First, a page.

A recent Harvard Business Review article, What You Can Learn From Family Business, compared the performance of similar sized family businesses to traditional public companies with some interesting results.
Seven key difference were identified:
We’ve all seen that many of the businesses that have survived this recession have done so because they have strong balance sheets. Strong in that they are holding significant amounts of cash and little debt. Family run businesses seek to be self-sufficient and not beholden to lenders. They take the long view of protecting family wealth. So, they may not be the innovative risk takers and therefore miss some opportunities; however, they are the backbone of business that provides stability in this ever volatile world.
“A negative economy has little effect on a given business’ survival. Businesses started in expanding economies in 1995 and 2005, those started just before the downturn in 2000, and those started just after the downturn had almost identical survival paths”…(Source: BLS, Business Employment Dynamics.)
Many new small businesses go under within their first two years but usually the failures can be explained. Knowing the pitfalls associated with a new business and having a professional team, including a Certified Public Accountant (CPA), can maximize your chances of success.
Being your own boss is exciting. It also means hard work and risk taking when you start a new business. You can be a successful business owner if you already have or can learn the right traits, such as being a self-starter, goal-oriented, committed and resilient, to name a few.
You have what it takes. Now what? You need to do your homework and develop a business plan. Here are some things to consider:
• You take on more risk if you build your business from the ground up.
• Because a start-up has no previous track record, raising capital to acquire an existing business with a proven track record of success may be easier than a start-up business.
• If you decide to acquire an existing business, engaging a CPA to assist in the transaction is advisable, and will be mandatory at some step of the process for financial credibility and tax purposes.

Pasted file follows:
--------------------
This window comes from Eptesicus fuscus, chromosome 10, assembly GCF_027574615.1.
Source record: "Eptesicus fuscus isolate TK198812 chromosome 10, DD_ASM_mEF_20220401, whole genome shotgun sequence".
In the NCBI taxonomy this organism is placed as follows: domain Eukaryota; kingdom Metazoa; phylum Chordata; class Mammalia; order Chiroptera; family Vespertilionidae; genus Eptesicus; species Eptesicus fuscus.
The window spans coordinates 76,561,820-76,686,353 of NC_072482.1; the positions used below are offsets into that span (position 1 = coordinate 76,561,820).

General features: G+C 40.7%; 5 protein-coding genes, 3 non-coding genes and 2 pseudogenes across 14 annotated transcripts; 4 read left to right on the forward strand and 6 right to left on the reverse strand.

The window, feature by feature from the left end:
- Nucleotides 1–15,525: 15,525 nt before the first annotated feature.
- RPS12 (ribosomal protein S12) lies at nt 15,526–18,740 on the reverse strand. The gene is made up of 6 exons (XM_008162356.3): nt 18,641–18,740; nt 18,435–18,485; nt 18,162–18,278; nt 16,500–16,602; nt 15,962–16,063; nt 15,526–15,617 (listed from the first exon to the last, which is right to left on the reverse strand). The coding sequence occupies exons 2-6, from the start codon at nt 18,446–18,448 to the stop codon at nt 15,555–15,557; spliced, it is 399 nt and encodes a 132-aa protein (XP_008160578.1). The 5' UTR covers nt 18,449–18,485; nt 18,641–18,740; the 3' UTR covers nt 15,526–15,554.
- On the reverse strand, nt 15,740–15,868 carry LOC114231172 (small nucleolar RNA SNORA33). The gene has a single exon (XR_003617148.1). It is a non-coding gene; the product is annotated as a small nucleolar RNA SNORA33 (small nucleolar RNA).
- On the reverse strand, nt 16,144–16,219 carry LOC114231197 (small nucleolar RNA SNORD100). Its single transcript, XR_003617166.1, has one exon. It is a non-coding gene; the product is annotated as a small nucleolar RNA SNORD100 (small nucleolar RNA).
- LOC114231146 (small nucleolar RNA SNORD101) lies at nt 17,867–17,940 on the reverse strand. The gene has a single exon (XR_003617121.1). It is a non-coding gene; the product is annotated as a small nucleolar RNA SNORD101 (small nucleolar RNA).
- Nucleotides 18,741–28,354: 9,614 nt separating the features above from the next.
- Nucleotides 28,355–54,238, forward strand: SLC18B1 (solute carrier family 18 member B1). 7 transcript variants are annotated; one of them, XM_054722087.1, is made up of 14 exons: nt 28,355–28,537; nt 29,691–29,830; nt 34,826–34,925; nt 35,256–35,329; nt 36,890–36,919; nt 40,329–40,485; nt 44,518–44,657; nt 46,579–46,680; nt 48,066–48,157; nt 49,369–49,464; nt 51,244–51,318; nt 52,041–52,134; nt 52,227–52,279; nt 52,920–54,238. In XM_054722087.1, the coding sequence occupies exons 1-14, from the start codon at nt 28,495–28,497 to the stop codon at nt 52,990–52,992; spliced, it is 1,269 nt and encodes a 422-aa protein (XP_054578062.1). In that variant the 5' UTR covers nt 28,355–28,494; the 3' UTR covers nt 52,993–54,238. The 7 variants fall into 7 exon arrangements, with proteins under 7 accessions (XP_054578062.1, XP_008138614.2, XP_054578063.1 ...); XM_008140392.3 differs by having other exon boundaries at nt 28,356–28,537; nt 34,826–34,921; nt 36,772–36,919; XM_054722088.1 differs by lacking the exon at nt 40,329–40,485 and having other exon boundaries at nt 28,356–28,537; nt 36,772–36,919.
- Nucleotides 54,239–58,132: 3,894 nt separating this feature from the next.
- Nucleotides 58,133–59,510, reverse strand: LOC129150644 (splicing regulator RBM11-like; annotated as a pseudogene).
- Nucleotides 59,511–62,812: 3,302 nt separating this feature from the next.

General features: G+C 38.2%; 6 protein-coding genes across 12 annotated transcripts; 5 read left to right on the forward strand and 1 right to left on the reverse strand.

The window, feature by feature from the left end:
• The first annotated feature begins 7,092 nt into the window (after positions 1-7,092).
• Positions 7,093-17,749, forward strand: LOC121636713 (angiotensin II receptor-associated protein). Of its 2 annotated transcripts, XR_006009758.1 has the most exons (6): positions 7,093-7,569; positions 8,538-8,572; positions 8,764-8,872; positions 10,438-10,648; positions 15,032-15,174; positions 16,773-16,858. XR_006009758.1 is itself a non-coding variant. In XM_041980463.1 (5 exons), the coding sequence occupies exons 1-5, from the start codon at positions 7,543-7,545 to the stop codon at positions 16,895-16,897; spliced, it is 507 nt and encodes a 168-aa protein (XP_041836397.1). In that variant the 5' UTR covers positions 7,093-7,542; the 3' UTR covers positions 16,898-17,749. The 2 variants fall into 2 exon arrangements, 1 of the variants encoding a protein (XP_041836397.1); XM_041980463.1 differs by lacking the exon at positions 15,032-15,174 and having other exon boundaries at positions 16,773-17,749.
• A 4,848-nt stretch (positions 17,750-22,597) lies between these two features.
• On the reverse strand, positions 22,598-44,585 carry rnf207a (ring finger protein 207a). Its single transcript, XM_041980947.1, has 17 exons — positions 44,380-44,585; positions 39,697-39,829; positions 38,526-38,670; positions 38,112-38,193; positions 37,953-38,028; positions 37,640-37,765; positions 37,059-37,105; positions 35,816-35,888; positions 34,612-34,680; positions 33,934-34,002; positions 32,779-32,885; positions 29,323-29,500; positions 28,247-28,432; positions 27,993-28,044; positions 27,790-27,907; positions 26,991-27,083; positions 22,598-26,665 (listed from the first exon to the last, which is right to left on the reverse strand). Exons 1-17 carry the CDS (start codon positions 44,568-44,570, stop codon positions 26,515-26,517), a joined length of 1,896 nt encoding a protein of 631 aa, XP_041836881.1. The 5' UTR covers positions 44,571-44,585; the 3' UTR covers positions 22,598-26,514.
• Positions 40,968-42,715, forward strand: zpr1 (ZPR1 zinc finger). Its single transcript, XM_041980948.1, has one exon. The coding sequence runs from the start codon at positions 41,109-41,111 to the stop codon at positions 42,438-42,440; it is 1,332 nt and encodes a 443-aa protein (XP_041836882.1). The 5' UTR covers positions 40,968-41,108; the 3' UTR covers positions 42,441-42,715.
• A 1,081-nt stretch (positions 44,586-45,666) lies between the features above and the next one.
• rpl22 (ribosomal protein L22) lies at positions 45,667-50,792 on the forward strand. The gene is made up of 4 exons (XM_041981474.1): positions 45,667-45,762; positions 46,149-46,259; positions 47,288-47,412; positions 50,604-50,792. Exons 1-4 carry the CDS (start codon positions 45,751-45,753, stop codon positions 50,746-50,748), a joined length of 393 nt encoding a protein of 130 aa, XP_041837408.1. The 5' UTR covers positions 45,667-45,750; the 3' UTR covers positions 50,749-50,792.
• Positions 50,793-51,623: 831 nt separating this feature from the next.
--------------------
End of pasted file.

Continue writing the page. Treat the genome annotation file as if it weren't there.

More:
What’s the best type of ownership for your business (sole proprietorship, corporation, partnership, LLC, S corporation)? There are advantages and disadvantages for each type of ownership. Which software and accounting method is appropriate for your specific business needs? How can you raise capital for your business? Where’s the best location for your business? Should you buy or lease? These are all questions you should consider in developing your business plan.
Before you make your first dollar, you must comply with the state and local licensing requirements. These include state registration, state and local sales and use tax license, and local business licenses and permits. You’ll need to apply for a federal employer identification number (EIN) if you plan to have employees, or if your business will not be owned as a sole proprietorship.
Your business is now ready for operation. You must keep good accounting records for the preparation of year-end taxes as well as other compliance reporting. Examples include preparation of payroll reports and other government forms. You may also need advice on estimated tax payments that you should make during the year. Let your CPA help you with the record keeping and compliance issues, while you concentrate on running your business.
Having experienced support from the start will help your small business succeed. The right CPA can help you launch your business, assure long- term success and prevent costly mistakes through all the cycles of your business adventure.